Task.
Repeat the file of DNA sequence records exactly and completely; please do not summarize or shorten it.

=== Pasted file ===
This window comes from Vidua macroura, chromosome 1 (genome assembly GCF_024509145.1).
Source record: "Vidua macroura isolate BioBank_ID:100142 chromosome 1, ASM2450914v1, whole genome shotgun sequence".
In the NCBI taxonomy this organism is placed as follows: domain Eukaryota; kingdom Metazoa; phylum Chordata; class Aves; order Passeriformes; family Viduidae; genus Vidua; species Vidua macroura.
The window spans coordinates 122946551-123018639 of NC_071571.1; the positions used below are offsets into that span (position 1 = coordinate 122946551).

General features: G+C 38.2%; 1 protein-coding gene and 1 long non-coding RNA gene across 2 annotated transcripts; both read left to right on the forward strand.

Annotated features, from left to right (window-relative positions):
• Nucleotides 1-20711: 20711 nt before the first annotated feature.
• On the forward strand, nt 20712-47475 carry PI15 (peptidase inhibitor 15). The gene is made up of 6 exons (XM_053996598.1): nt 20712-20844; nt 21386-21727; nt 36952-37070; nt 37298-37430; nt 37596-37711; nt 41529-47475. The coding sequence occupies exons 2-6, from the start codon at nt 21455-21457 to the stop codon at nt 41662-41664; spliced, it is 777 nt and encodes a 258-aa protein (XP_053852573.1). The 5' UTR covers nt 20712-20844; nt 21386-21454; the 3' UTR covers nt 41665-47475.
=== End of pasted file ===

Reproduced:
This window comes from Vidua macroura, chromosome 1 (genome assembly GCF_024509145.1).
Source record: "Vidua macroura isolate BioBank_ID:100142 chromosome 1, ASM2450914v1, whole genome shotgun sequence".
In the NCBI taxonomy this organism is placed as follows: domain Eukaryota; kingdom Metazoa; phylum Chordata; class Aves; order Passeriformes; family Viduidae; genus Vidua; species Vidua macroura.
The window spans coordinates 122946551-123018639 of NC_071571.1; the positions used below are offsets into that span (position 1 = coordinate 122946551).

General features: G+C 38.2%; 1 protein-coding gene and 1 long non-coding RNA gene across 2 annotated transcripts; both read left to right on the forward strand.

Annotated features, from left to right (window-relative positions):
• Nucleotides 1-20711: 20711 nt before the first annotated feature.
• On the forward strand, nt 20712-47475 carry PI15 (peptidase inhibitor 15). The gene is made up of 6 exons (XM_053996598.1): nt 20712-20844; nt 21386-21727; nt 36952-37070; nt 37298-37430; nt 37596-37711; nt 41529-47475. The coding sequence occupies exons 2-6, from the start codon at nt 21455-21457 to the stop codon at nt 41662-41664; spliced, it is 777 nt and encodes a 258-aa protein (XP_053852573.1). The 5' UTR covers nt 20712-20844; nt 21386-21454; the 3' UTR covers nt 41665-47475.